This past Tuesday Reuters News reported that

The U.S. Southern Baptist Convention adopted a resolution on Tuesday repudiating the Confederate battle flag as an emblem of slavery, marking the latest bid for racial reconciliation by America’s largest Protestant denomination.

The resolution, passed at the predominantly white convention’s annual meeting in St. Louis, calls for Southern Baptist churches to discontinue displaying the Confederate flag as a “sign of solidarity of the whole Body of Christ.”

The action came four years after the denomination elected its first black president, Fred Luter, a pastor and civic leader from New Orleans.

In 1995, a Southern Baptist committee issued a resolution apologizing to African-Americans for condoning slavery and racism during the early years of the denomination’s 171-year history.

The convention, currently made up of more than 46,000 churches nationwide, was established in 1845 after Southern Baptists split from the First Baptist Church in America in the pre-Civil War era over the issue of slavery.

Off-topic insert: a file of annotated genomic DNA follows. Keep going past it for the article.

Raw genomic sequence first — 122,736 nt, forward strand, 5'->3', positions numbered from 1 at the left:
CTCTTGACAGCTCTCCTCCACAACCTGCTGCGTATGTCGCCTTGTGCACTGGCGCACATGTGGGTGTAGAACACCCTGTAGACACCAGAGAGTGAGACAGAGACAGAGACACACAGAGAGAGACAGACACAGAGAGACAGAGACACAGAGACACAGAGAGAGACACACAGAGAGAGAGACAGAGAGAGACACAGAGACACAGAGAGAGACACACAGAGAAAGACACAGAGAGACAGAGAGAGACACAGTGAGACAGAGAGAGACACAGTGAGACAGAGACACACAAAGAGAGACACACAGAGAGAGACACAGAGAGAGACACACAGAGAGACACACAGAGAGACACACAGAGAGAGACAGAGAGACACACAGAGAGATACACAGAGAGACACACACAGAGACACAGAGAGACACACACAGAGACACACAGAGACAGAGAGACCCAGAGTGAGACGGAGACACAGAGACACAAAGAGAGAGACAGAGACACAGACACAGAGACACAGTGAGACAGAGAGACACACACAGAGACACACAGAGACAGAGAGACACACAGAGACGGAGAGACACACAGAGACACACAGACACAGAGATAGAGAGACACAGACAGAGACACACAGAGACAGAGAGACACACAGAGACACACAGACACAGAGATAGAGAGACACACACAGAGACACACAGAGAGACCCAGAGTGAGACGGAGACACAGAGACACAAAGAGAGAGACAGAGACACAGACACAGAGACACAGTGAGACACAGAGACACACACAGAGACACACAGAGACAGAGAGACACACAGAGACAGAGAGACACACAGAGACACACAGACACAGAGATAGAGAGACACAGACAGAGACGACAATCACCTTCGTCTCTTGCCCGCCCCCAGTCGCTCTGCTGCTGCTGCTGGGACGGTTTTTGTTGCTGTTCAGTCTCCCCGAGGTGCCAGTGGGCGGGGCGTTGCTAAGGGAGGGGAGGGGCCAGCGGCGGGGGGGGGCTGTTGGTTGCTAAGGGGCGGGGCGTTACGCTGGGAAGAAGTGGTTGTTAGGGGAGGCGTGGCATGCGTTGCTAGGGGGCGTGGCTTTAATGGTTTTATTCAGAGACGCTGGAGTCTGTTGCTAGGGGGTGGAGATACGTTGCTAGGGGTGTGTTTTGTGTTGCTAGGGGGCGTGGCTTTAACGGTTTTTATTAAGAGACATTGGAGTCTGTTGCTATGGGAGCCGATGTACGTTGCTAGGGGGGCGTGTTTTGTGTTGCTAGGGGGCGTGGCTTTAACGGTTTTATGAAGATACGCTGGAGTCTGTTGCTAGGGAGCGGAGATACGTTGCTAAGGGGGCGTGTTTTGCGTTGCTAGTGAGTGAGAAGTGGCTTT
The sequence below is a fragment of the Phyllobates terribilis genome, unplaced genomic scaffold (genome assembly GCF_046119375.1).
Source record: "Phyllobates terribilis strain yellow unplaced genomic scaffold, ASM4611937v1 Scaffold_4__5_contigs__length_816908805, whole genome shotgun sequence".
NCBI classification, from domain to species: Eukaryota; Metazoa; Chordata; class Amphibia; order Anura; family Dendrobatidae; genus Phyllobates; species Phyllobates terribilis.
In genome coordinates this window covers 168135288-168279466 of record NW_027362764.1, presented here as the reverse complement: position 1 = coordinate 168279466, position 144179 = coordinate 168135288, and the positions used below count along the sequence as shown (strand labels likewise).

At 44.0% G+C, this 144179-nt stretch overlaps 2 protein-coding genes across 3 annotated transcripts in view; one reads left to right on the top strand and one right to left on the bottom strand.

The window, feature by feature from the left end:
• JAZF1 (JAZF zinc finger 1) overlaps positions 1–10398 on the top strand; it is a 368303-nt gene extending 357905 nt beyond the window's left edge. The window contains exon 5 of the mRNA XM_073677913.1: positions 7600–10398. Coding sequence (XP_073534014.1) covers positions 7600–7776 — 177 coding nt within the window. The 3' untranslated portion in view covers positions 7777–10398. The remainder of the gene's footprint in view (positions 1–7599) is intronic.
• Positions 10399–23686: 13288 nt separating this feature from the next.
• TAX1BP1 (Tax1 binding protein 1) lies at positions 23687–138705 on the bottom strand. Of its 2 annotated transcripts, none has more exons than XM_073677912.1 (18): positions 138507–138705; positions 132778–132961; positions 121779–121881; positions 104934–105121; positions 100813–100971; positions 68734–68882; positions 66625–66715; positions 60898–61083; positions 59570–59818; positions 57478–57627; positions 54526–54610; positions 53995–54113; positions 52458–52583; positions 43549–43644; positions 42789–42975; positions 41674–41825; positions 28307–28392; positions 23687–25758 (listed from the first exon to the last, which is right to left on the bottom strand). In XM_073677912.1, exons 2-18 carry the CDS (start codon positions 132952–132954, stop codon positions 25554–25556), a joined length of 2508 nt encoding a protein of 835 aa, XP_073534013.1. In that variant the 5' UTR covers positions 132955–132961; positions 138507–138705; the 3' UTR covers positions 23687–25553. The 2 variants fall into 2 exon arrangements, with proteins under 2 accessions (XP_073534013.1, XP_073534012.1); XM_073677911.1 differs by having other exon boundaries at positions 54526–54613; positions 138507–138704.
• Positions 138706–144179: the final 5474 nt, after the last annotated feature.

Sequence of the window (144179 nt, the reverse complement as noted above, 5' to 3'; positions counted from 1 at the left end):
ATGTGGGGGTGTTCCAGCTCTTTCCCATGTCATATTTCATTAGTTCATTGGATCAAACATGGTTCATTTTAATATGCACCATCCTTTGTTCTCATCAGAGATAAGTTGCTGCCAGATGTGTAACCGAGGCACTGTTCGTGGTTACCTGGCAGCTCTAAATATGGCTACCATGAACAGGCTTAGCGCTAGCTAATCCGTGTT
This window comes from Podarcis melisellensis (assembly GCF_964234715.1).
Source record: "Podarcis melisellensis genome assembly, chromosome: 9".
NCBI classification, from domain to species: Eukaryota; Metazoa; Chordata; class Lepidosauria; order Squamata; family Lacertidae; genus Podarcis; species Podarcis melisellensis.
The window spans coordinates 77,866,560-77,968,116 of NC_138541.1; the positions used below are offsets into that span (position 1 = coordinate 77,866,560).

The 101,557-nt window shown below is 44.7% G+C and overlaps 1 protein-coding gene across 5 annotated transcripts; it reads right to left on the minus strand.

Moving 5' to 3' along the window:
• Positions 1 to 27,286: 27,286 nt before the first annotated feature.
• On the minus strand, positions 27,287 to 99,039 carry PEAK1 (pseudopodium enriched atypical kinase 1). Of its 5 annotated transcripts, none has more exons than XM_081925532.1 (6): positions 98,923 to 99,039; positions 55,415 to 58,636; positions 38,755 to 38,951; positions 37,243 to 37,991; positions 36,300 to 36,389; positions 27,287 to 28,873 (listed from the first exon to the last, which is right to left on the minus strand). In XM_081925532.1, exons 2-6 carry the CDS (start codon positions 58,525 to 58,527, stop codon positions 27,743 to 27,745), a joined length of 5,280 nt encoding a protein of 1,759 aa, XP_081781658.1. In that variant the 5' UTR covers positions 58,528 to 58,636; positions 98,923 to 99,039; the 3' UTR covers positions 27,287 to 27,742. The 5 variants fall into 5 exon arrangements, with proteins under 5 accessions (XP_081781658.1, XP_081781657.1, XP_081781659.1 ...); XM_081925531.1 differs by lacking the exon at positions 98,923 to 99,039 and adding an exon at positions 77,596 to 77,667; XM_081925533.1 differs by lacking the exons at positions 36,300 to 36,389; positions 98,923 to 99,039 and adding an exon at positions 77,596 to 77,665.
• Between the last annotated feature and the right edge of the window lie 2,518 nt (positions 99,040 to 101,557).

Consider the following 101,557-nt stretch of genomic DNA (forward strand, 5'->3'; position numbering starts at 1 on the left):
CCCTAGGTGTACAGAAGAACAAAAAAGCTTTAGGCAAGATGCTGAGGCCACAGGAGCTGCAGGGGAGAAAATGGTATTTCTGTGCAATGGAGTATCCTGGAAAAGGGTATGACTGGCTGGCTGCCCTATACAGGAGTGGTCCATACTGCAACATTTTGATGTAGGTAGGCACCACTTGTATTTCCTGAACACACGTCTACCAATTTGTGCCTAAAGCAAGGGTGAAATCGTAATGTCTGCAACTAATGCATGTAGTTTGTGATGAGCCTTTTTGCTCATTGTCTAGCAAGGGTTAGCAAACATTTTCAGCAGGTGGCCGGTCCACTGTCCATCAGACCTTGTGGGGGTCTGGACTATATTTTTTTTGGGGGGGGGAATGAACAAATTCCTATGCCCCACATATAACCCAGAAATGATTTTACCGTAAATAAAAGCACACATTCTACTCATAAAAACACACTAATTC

The denomination now counts a growing number of minorities among its more than 15.8 million members and has sought in recent years to better reflect the diversity of its congregants and America as a whole.

“This denomination was founded by people who wrongly defended the sin of human slavery,” said Russell Moore, head of the convention’s Ethics and Religious Liberty Commission. “Today the nation’s largest Protestant denomination voted to repudiate the Confederate battle flag, and it’s time and well past time.”

The flag carried by the South’s pro-slavery Confederate forces during the 1861-65 U.S. Civil War re-emerged as a flashpoint in America’s troubled race relations after the massacre of nine blacks by a white gunman at an historic church in Charleston, South Carolina, in June 2015. The assailant was seen afterward in photographs posing with the flag.

The episode stirred a movement to eliminate the Stars and Bars flag – seen by many whites as a sign of Southern heritage, not hate – from South Carolina’s statehouse and many other public displays in the South during the months that followed.